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Geek School: Learning Windows 7 – Windows Firewall

Come and join us as we make a the world a safer place using our Windows Firewall in this edition of Geek School.

Be sure to check out the previous articles in this Geek School series on Windows 7:

And stay tuned for the rest of the series all next week.

What is a Firewall?

Firewalls can either be implemented as hardware or as software. They were designed to protect networks by stopping network traffic from passing through them, as such they are normally placed on the perimeter of a network where they allow outbound traffic but block inbound traffic. Firewalls are based on rules that you as an administrator would define. There are three types of rules.

  • Inbound rules apply to any traffic that originates from outside of your network and is destined for a device on your network.
  • Outbound rules apply to any traffic that originates from a device on your network.
  • Connection-specific rules enable a computer’s administrator to create and apply custom rules depending on what network you are connected to. In Windows this is also known as Network Location Awareness.

Types of Firewalls

Typically in a large corporate environment you have a whole security team dedicated to protecting your network. One of the most common methods that can be used to enhance the security of your network is deploying a firewall at the boundary of your network, for example between your corporate intranet and the public internet. These are called perimeter firewalls and can be both hardware based as well as software based.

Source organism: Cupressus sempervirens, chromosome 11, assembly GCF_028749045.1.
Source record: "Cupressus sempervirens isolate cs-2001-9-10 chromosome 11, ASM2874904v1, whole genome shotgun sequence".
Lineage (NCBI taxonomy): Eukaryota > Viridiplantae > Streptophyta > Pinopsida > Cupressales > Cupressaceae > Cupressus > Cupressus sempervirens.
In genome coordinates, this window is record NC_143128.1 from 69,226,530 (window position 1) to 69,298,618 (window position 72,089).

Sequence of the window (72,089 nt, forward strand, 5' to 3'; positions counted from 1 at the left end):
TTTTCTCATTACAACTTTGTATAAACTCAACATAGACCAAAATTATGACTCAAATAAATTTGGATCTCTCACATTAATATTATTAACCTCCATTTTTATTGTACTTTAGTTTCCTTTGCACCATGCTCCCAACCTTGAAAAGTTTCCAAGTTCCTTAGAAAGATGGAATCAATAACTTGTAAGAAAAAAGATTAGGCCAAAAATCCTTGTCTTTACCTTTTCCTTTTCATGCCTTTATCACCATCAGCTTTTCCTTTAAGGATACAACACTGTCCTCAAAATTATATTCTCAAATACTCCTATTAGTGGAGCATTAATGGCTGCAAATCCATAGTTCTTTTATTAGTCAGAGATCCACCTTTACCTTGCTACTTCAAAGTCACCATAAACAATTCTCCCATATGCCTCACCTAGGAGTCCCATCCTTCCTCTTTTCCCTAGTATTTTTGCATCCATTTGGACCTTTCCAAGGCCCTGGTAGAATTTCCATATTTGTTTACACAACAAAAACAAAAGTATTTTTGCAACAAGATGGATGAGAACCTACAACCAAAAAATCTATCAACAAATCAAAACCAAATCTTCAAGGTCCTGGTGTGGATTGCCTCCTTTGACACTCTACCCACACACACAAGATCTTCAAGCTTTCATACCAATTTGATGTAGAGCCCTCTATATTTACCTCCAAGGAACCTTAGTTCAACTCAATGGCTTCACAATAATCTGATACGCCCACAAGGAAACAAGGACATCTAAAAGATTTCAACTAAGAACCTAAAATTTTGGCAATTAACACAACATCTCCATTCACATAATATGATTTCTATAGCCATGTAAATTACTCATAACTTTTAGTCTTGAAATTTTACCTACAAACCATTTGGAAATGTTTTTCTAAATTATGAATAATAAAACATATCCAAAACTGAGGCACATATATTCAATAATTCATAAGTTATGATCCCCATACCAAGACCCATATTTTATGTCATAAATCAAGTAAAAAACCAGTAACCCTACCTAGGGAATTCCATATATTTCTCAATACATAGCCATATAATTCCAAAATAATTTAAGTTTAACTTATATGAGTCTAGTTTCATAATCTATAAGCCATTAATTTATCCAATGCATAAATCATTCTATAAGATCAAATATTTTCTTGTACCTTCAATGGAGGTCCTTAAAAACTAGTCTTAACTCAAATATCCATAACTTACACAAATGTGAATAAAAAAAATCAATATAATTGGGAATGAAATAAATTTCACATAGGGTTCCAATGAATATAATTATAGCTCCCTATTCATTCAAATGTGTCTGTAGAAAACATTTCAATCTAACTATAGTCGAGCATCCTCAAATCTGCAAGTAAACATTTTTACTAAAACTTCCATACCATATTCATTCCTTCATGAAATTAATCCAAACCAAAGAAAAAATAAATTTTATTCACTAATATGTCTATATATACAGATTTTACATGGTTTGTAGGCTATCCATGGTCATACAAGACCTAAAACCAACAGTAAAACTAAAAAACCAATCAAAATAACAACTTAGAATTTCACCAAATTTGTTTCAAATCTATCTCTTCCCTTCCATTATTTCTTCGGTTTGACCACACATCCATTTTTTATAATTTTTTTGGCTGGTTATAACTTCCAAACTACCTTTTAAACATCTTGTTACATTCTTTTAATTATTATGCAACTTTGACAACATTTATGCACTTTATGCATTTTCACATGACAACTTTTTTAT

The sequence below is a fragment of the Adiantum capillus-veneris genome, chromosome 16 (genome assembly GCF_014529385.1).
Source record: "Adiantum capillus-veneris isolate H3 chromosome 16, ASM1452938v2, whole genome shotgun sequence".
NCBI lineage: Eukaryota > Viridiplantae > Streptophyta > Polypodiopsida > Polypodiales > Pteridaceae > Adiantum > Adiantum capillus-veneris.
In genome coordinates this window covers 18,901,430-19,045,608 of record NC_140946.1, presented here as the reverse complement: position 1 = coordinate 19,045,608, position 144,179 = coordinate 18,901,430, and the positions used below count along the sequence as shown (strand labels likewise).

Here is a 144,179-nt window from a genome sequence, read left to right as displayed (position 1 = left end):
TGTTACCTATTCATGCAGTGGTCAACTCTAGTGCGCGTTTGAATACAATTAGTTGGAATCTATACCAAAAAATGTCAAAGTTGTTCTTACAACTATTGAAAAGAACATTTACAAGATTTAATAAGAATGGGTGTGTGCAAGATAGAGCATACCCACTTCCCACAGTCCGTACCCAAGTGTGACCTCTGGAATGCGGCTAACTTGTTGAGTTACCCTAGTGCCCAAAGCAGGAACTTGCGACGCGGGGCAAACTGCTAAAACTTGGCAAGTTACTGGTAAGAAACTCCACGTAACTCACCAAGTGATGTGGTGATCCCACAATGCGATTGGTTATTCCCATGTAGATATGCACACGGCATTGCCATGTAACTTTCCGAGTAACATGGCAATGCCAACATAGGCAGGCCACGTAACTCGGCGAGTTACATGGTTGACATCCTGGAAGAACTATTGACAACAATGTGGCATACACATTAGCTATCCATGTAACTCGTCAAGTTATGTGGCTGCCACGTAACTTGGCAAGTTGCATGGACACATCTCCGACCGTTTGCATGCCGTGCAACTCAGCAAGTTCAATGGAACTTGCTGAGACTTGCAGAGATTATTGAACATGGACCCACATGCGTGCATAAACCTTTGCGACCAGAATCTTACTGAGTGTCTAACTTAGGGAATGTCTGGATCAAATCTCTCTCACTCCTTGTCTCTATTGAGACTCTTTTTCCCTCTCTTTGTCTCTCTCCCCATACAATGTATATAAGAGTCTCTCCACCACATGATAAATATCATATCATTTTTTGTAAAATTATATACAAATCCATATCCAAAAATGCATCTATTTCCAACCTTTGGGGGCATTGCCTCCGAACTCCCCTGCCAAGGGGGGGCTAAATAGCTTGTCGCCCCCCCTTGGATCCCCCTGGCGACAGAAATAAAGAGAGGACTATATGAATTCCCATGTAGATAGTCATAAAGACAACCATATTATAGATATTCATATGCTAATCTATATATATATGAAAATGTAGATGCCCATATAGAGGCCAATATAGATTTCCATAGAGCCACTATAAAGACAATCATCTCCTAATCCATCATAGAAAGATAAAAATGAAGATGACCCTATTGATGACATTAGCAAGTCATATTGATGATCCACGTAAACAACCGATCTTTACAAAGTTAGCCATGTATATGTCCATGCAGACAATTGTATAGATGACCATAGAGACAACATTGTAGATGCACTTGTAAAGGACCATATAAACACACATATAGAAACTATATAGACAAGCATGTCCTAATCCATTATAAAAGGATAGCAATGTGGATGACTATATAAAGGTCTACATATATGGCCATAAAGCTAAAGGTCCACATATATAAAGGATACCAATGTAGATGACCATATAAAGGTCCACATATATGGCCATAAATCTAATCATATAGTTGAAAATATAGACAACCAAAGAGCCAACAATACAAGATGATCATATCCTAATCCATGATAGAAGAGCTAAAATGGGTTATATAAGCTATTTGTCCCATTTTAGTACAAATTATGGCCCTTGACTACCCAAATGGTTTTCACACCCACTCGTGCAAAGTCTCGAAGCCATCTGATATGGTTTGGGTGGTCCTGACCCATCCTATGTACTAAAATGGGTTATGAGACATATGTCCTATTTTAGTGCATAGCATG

The problem with perimeter firewalls is that you can’t protect nodes on your network from traffic generated inside your network. As such you will normally have a software based firewall solution running on every node on your network as well. These are called host based firewalls and Windows comes with one out of the box.

Meet the Windows Firewall

The first thing you will want to do is check that your firewall is turned on. To do that open the Control Panel and head into the system and security section.

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Then click on Windows Firewall.

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On the right hand side you will see the two firewall profiles as used by Network Location Awareness.

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If the firewall is disabled for a network profile it will be red.

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You can enable it by clicking on the link on the left hand side.

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Here you can easily enable the firewall again by changing the radio button to the enabled setting.

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Allowing a Program Through the Firewall

By default the Windows Firewall, like most others, drops any unsolicited inbound traffic. To prevent this, you can set up an exception in the Firewall rules. The problem with this approach is it requires you to know port numbers and transport protocols such as TCP and UDP. The Windows Firewall allows users not familiar with this terminology to instead whitelist applications that you want to be able to communicate on the network. To do this again open the Control Panel and head into the System and Security section.

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Then click on Windows Firewall.

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On the left hand side you will see a link to allow a program or feature through the firewall. Click on it.

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Here you can enable a firewall exception for a firewall profile by simply ticking a box. For example, if I only wanted remote desktop to be enabled when I was connected to my safe home network, I can enable it for the private network profile.

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Of course, if you wanted it to be enabled on all networks you would tick both boxes, but really that’s all there is to it.

Meet the Firewall’s More Experienced Brother